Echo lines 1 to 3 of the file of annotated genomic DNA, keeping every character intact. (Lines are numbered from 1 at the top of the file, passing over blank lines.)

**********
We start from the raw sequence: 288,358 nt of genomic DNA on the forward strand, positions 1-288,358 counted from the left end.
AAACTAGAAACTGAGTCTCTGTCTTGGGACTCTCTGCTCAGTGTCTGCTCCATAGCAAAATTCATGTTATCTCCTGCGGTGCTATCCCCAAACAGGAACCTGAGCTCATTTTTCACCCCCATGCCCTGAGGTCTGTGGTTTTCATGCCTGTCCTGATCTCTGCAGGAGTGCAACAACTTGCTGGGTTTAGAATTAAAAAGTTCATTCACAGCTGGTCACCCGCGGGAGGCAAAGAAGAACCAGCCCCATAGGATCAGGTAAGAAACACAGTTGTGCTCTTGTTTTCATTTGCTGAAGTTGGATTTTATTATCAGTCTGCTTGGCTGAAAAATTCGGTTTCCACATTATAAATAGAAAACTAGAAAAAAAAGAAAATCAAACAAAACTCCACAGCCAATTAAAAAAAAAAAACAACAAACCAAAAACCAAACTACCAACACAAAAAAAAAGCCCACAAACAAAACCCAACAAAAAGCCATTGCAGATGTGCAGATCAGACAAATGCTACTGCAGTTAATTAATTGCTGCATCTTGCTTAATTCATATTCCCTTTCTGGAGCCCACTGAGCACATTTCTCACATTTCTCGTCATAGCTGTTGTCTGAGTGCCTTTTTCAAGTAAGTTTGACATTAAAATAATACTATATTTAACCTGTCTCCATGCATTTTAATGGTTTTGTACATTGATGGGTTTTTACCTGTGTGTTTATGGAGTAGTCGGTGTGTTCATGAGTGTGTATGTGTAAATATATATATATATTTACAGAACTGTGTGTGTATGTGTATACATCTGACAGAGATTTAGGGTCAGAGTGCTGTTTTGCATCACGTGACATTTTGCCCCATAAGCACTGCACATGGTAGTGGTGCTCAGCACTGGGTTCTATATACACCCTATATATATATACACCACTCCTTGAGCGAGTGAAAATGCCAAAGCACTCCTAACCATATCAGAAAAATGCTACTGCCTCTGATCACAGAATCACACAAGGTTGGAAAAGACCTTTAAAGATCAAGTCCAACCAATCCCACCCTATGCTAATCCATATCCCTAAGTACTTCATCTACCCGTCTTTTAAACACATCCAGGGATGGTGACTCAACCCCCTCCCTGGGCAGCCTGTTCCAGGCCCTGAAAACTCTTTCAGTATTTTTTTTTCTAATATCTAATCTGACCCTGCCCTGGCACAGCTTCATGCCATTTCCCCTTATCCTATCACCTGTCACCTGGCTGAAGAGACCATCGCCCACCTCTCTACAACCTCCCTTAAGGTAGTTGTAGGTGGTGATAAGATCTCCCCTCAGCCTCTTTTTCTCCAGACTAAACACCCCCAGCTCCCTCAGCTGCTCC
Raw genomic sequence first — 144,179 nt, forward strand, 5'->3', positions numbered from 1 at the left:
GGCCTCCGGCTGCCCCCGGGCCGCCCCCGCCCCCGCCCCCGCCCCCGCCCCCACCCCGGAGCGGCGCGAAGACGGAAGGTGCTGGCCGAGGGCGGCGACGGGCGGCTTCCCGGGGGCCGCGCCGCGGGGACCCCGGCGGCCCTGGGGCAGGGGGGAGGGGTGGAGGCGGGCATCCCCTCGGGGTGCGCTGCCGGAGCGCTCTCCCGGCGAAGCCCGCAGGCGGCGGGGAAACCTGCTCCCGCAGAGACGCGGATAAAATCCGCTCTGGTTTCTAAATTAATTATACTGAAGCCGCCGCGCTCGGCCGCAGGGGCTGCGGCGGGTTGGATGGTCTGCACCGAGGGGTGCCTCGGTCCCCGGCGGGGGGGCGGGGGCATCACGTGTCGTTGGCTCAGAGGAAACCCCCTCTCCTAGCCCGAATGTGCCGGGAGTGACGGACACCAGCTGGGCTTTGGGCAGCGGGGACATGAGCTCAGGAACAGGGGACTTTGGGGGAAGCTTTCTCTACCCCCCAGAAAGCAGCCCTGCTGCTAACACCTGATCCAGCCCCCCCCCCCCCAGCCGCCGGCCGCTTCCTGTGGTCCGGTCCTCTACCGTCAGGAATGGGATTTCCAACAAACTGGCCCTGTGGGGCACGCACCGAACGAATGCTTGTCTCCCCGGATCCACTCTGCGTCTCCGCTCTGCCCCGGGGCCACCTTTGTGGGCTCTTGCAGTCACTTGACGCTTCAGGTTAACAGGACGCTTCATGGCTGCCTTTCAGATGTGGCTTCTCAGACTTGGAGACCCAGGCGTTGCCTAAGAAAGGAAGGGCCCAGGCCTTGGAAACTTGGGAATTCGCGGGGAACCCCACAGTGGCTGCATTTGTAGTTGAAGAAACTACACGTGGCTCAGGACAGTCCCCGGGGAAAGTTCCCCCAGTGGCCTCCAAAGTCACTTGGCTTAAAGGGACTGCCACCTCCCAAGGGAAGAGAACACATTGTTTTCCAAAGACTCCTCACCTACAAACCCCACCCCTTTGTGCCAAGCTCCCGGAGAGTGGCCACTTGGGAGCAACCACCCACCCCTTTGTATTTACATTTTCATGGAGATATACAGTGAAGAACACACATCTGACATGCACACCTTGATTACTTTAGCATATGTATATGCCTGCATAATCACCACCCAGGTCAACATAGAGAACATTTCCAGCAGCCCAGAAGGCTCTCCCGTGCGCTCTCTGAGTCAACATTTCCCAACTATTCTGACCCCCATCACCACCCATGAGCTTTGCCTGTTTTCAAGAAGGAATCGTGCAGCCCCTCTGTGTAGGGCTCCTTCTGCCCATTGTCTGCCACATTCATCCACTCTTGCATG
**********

We start from the raw sequence: 288,358 nt of genomic DNA on the forward strand, positions 1-288,358 counted from the left end.
AAACTAGAAACTGAGTCTCTGTCTTGGGACTCTCTGCTCAGTGTCTGCTCCATAGCAAAATTCATGTTATCTCCTGCGGTGCTATCCCCAAACAGGAACCTGAGCTCATTTTTCACCCCCATGCCCTGAGGTCTGTGGTTTTCATGCCTGTCCTGATCTCTGCAGGAGTGCAACAACTTGCTGGGTTTAGAATTAAAAAGTTCATTCACAGCTGGTCACCCGCGGGAGGCAAAGAAGAACCAGCCCCATAGGATCAGGTAAGAAACACAGTTGTGCTCTTGTTTTCATTTGCTGAAGTTGGATTTTATTATCAGTCTGCTTGGCTGAAAAATTCGGTTTCCACATTATAAATAGAAAACTAGAAAAAAAAGAAAATCAAACAAAACTCCACAGCCAATTAAAAAAAAAAAACAACAAACCAAAAACCAAACTACCAACACAAAAAAAAAGCCCACAAACAAAACCCAACAAAAAGCCATTGCAGATGTGCAGATCAGACAAATGCTACTGCAGTTAATTAATTGCTGCATCTTGCTTAATTCATATTCCCTTTCTGGAGCCCACTGAGCACATTTCTCACATTTCTCGTCATAGCTGTTGTCTGAGTGCCTTTTTCAAGTAAGTTTGACATTAAAATAATACTATATTTAACCTGTCTCCATGCATTTTAATGGTTTTGTACATTGATGGGTTTTTACCTGTGTGTTTATGGAGTAGTCGGTGTGTTCATGAGTGTGTATGTGTAAATATATATATATATTTACAGAACTGTGTGTGTATGTGTATACATCTGACAGAGATTTAGGGTCAGAGTGCTGTTTTGCATCACGTGACATTTTGCCCCATAAGCACTGCACATGGTAGTGGTGCTCAGCACTGGGTTCTATATACACCCTATATATATATACACCACTCCTTGAGCGAGTGAAAATGCCAAAGCACTCCTAACCATATCAGAAAAATGCTACTGCCTCTGATCACAGAATCACACAAGGTTGGAAAAGACCTTTAAAGATCAAGTCCAACCAATCCCACCCTATGCTAATCCATATCCCTAAGTACTTCATCTACCCGTCTTTTAAACACATCCAGGGATGGTGACTCAACCCCCTCCCTGGGCAGCCTGTTCCAGGCCCTGAAAACTCTTTCAGTATTTTTTTTTCTAATATCTAATCTGACCCTGCCCTGGCACAGCTTCATGCCATTTCCCCTTATCCTATCACCTGTCACCTGGCTGAAGAGACCATCGCCCACCTCTCTACAACCTCCCTTAAGGTAGTTGTAGGTGGTGATAAGATCTCCCCTCAGCCTCTTTTTCTCCAGACTAAACACCCCCAGCTCCCTCAGCTGCTCC
Raw genomic sequence first — 144,179 nt, forward strand, 5'->3', positions numbered from 1 at the left: